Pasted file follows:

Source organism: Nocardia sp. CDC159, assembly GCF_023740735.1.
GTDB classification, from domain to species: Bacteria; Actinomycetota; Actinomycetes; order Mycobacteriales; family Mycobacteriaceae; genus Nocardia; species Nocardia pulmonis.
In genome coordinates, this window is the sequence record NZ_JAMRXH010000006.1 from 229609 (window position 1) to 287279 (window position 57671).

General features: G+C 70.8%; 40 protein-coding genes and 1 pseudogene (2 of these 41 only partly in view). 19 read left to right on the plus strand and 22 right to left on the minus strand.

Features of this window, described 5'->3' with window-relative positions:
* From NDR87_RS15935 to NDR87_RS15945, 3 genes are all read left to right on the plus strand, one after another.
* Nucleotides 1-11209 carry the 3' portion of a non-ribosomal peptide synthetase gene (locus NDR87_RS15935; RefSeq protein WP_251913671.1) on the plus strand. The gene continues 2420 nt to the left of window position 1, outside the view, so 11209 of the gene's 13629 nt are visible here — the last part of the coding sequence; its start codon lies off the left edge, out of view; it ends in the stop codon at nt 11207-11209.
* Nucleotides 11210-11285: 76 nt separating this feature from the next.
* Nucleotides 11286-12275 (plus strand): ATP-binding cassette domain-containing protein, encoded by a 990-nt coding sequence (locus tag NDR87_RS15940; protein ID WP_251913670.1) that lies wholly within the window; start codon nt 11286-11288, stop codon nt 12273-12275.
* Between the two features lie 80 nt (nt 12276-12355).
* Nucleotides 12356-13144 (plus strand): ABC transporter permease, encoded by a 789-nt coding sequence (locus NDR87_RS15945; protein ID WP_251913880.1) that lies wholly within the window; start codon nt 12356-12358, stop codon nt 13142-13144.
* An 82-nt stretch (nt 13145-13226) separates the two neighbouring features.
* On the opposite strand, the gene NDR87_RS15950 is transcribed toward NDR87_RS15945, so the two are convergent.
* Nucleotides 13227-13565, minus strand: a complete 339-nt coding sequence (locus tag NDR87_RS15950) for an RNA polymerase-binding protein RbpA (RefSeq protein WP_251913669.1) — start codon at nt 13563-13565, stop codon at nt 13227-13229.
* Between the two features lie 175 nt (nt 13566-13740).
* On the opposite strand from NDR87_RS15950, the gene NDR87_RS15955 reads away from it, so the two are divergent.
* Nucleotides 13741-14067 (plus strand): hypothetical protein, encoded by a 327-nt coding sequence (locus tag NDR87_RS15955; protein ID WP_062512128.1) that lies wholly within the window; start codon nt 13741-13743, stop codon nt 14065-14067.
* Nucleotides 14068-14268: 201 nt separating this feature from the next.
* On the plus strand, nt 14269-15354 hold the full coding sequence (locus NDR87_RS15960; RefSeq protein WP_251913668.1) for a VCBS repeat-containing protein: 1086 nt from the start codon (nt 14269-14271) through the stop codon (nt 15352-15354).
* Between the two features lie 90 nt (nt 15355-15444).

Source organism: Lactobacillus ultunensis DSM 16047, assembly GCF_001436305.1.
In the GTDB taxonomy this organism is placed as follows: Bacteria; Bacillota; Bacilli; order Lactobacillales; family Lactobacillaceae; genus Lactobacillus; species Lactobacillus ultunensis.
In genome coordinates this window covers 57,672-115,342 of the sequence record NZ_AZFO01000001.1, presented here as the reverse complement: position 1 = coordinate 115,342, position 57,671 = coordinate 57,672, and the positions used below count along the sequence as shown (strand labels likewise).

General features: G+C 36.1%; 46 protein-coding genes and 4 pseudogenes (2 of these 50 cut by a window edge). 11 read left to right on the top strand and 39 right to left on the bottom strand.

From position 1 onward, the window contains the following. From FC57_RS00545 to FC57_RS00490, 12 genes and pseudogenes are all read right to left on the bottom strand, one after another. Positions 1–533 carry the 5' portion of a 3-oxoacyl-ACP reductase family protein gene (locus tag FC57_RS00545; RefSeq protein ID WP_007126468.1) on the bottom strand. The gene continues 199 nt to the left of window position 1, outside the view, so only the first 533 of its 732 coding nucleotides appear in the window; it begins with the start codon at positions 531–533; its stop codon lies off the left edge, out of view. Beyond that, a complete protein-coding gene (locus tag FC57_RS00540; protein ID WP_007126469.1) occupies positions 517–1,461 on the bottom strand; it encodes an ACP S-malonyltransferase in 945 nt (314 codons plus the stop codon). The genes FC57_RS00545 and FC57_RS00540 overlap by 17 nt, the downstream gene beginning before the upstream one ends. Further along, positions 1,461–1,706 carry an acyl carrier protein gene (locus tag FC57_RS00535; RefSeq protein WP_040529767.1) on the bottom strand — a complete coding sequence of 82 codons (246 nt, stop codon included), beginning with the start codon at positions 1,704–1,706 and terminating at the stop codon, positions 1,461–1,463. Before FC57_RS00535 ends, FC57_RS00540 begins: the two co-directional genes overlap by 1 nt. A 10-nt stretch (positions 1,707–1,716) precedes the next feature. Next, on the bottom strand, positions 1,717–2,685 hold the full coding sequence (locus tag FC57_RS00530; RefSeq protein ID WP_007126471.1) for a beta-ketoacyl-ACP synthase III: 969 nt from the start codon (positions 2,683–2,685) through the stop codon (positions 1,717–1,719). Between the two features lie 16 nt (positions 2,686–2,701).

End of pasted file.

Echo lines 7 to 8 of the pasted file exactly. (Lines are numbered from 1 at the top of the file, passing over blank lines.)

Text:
* Nucleotides 1-11209 carry the 3' portion of a non-ribosomal peptide synthetase gene (locus NDR87_RS15935; RefSeq protein WP_251913671.1) on the plus strand. The gene continues 2420 nt to the left of window position 1, outside the view, so 11209 of the gene's 13629 nt are visible here — the last part of the coding sequence; its start codon lies off the left edge, out of view; it ends in the stop codon at nt 11207-11209.
* Nucleotides 11210-11285: 76 nt separating this feature from the next.